|Title||National Electric Transmission Congestion Study (2009)|
|Year of Publication||2009|
|Subsidiary Authors||Joseph H Eto|
|Keywords||congestion, transmission planning|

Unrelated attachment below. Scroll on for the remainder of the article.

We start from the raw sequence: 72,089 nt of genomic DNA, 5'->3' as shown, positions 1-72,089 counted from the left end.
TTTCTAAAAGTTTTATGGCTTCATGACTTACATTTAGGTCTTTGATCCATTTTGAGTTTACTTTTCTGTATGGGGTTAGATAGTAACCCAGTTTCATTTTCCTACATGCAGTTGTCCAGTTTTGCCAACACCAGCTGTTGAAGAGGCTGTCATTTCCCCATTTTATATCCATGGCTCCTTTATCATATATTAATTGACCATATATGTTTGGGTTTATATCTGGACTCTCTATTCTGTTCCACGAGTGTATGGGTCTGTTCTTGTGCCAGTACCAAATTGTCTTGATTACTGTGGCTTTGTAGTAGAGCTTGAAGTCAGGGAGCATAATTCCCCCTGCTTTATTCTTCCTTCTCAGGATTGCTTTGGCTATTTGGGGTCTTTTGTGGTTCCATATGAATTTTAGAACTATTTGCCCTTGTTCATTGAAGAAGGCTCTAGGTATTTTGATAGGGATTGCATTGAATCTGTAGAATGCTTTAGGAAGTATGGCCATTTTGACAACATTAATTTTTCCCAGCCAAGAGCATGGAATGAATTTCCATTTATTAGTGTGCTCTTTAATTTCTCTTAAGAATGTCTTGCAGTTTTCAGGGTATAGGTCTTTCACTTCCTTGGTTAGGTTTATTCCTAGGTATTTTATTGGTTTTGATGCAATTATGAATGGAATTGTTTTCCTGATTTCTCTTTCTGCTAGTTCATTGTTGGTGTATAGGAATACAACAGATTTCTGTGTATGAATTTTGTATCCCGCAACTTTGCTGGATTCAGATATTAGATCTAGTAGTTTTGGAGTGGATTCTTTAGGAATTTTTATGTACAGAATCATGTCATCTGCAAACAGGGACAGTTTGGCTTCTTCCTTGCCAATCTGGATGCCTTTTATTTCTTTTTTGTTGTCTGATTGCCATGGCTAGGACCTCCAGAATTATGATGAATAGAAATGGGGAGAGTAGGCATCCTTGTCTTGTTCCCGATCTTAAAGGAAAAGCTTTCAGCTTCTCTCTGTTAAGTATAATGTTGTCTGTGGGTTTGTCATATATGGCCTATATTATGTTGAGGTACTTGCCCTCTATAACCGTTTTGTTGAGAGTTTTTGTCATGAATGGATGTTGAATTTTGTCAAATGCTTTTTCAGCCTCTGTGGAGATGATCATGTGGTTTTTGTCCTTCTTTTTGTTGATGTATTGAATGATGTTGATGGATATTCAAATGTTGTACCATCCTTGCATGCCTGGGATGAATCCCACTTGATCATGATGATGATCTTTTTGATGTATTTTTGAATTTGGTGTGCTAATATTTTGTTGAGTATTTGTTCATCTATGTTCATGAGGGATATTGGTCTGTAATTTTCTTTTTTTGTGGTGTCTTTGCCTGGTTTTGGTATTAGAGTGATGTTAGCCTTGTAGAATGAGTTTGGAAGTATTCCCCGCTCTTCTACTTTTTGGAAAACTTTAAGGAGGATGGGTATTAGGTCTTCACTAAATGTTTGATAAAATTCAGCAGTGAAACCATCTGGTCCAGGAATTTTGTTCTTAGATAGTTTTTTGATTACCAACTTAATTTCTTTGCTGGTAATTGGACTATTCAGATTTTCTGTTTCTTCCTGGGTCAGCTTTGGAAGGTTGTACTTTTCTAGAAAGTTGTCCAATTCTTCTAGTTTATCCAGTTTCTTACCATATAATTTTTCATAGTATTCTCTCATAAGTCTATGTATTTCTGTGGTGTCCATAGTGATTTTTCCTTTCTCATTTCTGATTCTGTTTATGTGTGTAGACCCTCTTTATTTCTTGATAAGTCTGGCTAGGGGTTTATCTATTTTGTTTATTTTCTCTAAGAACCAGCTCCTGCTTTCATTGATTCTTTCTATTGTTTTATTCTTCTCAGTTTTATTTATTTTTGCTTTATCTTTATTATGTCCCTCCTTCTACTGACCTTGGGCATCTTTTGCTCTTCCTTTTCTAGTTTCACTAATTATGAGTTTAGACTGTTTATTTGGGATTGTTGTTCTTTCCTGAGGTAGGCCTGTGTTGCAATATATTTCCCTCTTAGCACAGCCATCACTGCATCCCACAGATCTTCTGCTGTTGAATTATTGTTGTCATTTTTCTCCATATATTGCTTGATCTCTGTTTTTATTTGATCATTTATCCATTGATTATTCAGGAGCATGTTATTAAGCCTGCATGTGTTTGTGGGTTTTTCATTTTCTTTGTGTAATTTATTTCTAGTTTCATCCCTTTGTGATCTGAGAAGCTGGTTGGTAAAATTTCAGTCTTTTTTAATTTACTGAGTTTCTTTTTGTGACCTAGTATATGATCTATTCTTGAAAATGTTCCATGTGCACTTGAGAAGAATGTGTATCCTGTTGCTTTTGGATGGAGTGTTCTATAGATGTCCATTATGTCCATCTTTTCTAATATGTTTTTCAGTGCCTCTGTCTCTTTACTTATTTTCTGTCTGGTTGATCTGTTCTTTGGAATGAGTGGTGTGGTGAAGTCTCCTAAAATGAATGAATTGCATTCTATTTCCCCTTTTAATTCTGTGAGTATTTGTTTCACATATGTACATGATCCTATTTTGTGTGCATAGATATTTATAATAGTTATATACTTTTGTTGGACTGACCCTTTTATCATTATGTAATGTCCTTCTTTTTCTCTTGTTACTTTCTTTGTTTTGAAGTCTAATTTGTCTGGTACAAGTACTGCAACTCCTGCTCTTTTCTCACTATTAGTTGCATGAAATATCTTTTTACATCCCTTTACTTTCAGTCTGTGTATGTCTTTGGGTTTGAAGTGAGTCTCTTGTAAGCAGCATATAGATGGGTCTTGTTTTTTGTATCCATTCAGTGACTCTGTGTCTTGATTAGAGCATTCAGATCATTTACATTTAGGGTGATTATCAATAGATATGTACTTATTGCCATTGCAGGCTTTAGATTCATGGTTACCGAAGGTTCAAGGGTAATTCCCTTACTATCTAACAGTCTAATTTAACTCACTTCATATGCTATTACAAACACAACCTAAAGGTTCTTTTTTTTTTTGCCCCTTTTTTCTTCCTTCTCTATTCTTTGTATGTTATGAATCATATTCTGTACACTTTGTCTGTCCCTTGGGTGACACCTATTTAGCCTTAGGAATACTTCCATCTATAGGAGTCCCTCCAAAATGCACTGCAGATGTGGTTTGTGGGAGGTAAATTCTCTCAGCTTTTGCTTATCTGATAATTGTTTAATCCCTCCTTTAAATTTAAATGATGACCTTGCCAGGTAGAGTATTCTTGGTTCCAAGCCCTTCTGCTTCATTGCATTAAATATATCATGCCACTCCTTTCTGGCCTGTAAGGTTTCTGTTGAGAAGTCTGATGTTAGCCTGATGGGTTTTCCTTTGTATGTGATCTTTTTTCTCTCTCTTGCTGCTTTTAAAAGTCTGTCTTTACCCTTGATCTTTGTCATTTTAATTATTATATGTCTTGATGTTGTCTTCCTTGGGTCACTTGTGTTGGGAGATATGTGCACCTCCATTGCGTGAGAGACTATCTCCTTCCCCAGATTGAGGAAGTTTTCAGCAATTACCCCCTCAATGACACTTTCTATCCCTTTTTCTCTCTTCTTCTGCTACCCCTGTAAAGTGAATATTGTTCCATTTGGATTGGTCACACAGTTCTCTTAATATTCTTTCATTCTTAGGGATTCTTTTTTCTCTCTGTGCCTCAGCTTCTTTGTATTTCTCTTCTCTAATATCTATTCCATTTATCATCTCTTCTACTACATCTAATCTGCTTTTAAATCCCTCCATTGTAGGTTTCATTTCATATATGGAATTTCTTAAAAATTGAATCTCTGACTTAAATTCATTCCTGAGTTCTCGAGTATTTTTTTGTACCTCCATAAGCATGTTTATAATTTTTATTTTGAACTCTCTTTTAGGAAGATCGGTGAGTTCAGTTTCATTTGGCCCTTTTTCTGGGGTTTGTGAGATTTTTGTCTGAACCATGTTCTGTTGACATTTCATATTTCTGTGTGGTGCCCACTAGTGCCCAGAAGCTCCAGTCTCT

In the Energy Policy Act of 2005 (EPAct), Congress directed the U.S. Department of Energy (DOE) to conduct a study every three years on electric transmission congestion and constraints within the Eastern and Western Interconnections. The American Reinvestment and Recovery Act of 2009 (Recovery Act) further directed the Secretary to include in the 2009 Congestion Study an analysis of significant potential sources of renewable energy that are constrained by lack of adequate transmission capacity. Based on this study, and comments concerning it from states and other stakeholders, the Secretary of Energy may designate any geographic area experiencing electric transmission capacity constraints or congestion as a national interest electric transmission corridor (National Corridor). In August 2006, the Department published its first National Electric Transmission Congestion Study. In 2007, based on the findings of that study and after considering the comments of stakeholders, the Secretary designated two National Corridors, one in the Mid-Atlantic area and one covering Southern California and part of western Arizona. This document identifies areas that are transmission- constrained, but as in 2006, this study does not make recommendations concerning existing or new National Corridor designations. The Department may or maynot take additional steps concerning National Corridors at some future time.